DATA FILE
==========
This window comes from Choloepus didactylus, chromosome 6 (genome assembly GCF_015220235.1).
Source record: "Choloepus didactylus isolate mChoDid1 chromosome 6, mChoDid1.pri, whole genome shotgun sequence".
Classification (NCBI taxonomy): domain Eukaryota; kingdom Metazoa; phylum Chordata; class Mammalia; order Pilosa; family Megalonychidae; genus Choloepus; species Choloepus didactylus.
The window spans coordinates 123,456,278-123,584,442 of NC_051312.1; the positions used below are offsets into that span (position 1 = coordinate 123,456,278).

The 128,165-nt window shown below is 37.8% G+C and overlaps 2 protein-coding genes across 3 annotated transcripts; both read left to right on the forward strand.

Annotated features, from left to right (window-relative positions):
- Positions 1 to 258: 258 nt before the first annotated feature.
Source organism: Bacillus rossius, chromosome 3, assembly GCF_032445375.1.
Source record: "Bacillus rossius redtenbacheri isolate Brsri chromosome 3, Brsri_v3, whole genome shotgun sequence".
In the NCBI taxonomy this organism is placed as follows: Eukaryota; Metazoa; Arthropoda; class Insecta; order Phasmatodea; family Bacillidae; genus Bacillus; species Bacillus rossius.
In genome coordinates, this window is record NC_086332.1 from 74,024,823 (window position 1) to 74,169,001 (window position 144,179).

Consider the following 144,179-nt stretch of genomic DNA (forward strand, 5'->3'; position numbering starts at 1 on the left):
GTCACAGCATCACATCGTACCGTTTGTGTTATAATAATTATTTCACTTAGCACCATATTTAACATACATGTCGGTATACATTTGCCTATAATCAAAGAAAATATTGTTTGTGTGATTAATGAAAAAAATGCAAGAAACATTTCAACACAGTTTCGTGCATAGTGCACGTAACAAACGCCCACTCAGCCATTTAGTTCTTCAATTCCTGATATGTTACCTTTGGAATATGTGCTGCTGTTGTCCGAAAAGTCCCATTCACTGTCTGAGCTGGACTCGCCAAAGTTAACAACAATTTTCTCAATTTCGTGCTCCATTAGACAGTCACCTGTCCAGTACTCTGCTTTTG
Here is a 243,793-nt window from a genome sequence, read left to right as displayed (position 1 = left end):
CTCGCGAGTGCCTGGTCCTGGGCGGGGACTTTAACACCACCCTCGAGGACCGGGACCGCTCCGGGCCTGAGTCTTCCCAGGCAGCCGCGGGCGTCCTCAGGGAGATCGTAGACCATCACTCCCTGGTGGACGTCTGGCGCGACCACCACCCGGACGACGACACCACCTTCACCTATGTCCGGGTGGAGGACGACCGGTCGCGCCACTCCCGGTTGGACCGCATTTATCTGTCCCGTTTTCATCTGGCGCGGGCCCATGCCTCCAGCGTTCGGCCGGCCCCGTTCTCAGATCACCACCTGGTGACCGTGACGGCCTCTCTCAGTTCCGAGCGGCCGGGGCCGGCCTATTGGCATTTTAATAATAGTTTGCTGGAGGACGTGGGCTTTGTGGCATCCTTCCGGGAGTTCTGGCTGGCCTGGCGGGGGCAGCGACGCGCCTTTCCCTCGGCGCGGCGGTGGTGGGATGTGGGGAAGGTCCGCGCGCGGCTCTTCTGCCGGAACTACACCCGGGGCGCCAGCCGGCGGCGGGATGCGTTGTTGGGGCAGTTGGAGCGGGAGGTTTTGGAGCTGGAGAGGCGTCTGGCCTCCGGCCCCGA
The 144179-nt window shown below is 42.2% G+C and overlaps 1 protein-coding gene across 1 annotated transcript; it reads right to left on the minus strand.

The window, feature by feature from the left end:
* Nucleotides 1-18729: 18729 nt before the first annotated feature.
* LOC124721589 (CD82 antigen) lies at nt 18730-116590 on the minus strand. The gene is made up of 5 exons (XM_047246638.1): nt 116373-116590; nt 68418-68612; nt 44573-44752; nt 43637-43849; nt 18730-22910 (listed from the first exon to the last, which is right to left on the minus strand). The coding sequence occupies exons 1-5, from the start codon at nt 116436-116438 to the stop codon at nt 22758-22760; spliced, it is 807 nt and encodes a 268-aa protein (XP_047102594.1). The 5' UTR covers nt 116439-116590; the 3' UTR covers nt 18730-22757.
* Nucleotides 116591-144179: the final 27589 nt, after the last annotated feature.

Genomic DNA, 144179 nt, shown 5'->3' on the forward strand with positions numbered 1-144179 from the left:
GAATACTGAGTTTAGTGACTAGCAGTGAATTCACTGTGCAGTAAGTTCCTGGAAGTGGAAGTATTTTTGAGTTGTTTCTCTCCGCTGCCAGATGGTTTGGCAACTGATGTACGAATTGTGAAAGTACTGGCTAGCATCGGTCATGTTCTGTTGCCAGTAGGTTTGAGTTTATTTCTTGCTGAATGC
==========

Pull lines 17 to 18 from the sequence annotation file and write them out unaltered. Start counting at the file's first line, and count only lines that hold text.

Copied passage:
The window, feature by feature from the left end:
* Nucleotides 1-18729: 18729 nt before the first annotated feature.